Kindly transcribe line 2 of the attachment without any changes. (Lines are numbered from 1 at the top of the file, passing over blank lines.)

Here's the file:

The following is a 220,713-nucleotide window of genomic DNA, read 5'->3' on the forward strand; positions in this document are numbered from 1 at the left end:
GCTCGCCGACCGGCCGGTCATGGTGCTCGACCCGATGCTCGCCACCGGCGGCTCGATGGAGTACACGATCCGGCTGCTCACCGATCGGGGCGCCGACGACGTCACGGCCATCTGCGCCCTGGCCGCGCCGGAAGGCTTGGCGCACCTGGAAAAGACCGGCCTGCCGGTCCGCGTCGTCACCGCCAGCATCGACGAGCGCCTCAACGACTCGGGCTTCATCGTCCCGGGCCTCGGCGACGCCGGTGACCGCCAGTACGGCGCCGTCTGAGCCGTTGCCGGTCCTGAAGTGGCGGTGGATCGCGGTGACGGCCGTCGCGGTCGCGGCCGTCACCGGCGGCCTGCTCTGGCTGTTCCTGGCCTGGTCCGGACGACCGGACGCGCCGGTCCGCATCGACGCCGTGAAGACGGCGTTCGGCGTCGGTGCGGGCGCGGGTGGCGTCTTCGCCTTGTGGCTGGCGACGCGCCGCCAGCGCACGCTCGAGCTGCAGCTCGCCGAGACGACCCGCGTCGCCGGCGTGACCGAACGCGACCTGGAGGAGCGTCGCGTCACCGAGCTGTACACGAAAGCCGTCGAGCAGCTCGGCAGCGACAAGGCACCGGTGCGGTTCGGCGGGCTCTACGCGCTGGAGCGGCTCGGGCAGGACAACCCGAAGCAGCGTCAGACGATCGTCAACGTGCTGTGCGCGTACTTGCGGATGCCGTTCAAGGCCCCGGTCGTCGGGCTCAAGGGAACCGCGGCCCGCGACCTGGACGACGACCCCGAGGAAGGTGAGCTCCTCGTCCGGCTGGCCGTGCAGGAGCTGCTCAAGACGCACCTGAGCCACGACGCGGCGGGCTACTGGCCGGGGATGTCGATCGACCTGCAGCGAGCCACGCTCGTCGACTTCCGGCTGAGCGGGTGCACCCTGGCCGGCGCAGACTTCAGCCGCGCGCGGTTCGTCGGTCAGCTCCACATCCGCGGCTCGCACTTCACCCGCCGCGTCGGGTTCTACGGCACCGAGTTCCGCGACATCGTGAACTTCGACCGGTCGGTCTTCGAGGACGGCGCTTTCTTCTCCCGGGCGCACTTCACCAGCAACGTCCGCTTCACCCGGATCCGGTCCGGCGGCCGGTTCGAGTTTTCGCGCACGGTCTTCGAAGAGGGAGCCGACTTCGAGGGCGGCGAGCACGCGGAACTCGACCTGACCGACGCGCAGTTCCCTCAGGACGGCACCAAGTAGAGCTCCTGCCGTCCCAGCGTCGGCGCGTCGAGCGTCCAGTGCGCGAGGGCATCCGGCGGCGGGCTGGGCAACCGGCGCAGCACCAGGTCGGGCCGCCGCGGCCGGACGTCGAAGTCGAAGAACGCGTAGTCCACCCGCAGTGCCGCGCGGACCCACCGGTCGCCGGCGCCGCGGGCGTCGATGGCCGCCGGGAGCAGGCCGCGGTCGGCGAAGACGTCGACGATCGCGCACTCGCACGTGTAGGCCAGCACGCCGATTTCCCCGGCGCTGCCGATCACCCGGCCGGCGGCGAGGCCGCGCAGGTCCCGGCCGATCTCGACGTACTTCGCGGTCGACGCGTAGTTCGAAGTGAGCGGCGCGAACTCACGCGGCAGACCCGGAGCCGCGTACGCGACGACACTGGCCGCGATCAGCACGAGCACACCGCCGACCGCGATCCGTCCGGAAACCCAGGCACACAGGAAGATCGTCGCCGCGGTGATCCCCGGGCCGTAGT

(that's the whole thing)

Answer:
GCTCGCCGACCGGCCGGTCATGGTGCTCGACCCGATGCTCGCCACCGGCGGCTCGATGGAGTACACGATCCGGCTGCTCACCGATCGGGGCGCCGACGACGTCACGGCCATCTGCGCCCTGGCCGCGCCGGAAGGCTTGGCGCACCTGGAAAAGACCGGCCTGCCGGTCCGCGTCGTCACCGCCAGCATCGACGAGCGCCTCAACGACTCGGGCTTCATCGTCCCGGGCCTCGGCGACGCCGGTGACCGCCAGTACGGCGCCGTCTGAGCCGTTGCCGGTCCTGAAGTGGCGGTGGATCGCGGTGACGGCCGTCGCGGTCGCGGCCGTCACCGGCGGCCTGCTCTGGCTGTTCCTGGCCTGGTCCGGACGACCGGACGCGCCGGTCCGCATCGACGCCGTGAAGACGGCGTTCGGCGTCGGTGCGGGCGCGGGTGGCGTCTTCGCCTTGTGGCTGGCGACGCGCCGCCAGCGCACGCTCGAGCTGCAGCTCGCCGAGACGACCCGCGTCGCCGGCGTGACCGAACGCGACCTGGAGGAGCGTCGCGTCACCGAGCTGTACACGAAAGCCGTCGAGCAGCTCGGCAGCGACAAGGCACCGGTGCGGTTCGGCGGGCTCTACGCGCTGGAGCGGCTCGGGCAGGACAACCCGAAGCAGCGTCAGACGATCGTCAACGTGCTGTGCGCGTACTTGCGGATGCCGTTCAAGGCCCCGGTCGTCGGGCTCAAGGGAACCGCGGCCCGCGACCTGGACGACGACCCCGAGGAAGGTGAGCTCCTCGTCCGGCTGGCCGTGCAGGAGCTGCTCAAGACGCACCTGAGCCACGACGCGGCGGGCTACTGGCCGGGGATGTCGATCGACCTGCAGCGAGCCACGCTCGTCGACTTCCGGCTGAGCGGGTGCACCCTGGCCGGCGCAGACTTCAGCCGCGCGCGGTTCGTCGGTCAGCTCCACATCCGCGGCTCGCACTTCACCCGCCGCGTCGGGTTCTACGGCACCGAGTTCCGCGACATCGTGAACTTCGACCGGTCGGTCTTCGAGGACGGCGCTTTCTTCTCCCGGGCGCACTTCACCAGCAACGTCCGCTTCACCCGGATCCGGTCCGGCGGCCGGTTCGAGTTTTCGCGCACGGTCTTCGAAGAGGGAGCCGACTTCGAGGGCGGCGAGCACGCGGAACTCGACCTGACCGACGCGCAGTTCCCTCAGGACGGCACCAAGTAGAGCTCCTGCCGTCCCAGCGTCGGCGCGTCGAGCGTCCAGTGCGCGAGGGCATCCGGCGGCGGGCTGGGCAACCGGCGCAGCACCAGGTCGGGCCGCCGCGGCCGGACGTCGAAGTCGAAGAACGCGTAGTCCACCCGCAGTGCCGCGCGGACCCACCGGTCGCCGGCGCCGCGGGCGTCGATGGCCGCCGGGAGCAGGCCGCGGTCGGCGAAGACGTCGACGATCGCGCACTCGCACGTGTAGGCCAGCACGCCGATTTCCCCGGCGCTGCCGATCACCCGGCCGGCGGCGAGGCCGCGCAGGTCCCGGCCGATCTCGACGTACTTCGCGGTCGACGCGTAGTTCGAAGTGAGCGGCGCGAACTCACGCGGCAGACCCGGAGCCGCGTACGCGACGACACTGGCCGCGATCAGCACGAGCACACCGCCGACCGCGATCCGTCCGGAAACCCAGGCACACAGGAAGATCGTCGCCGCGGTGATCCCCGGGCCGTAGT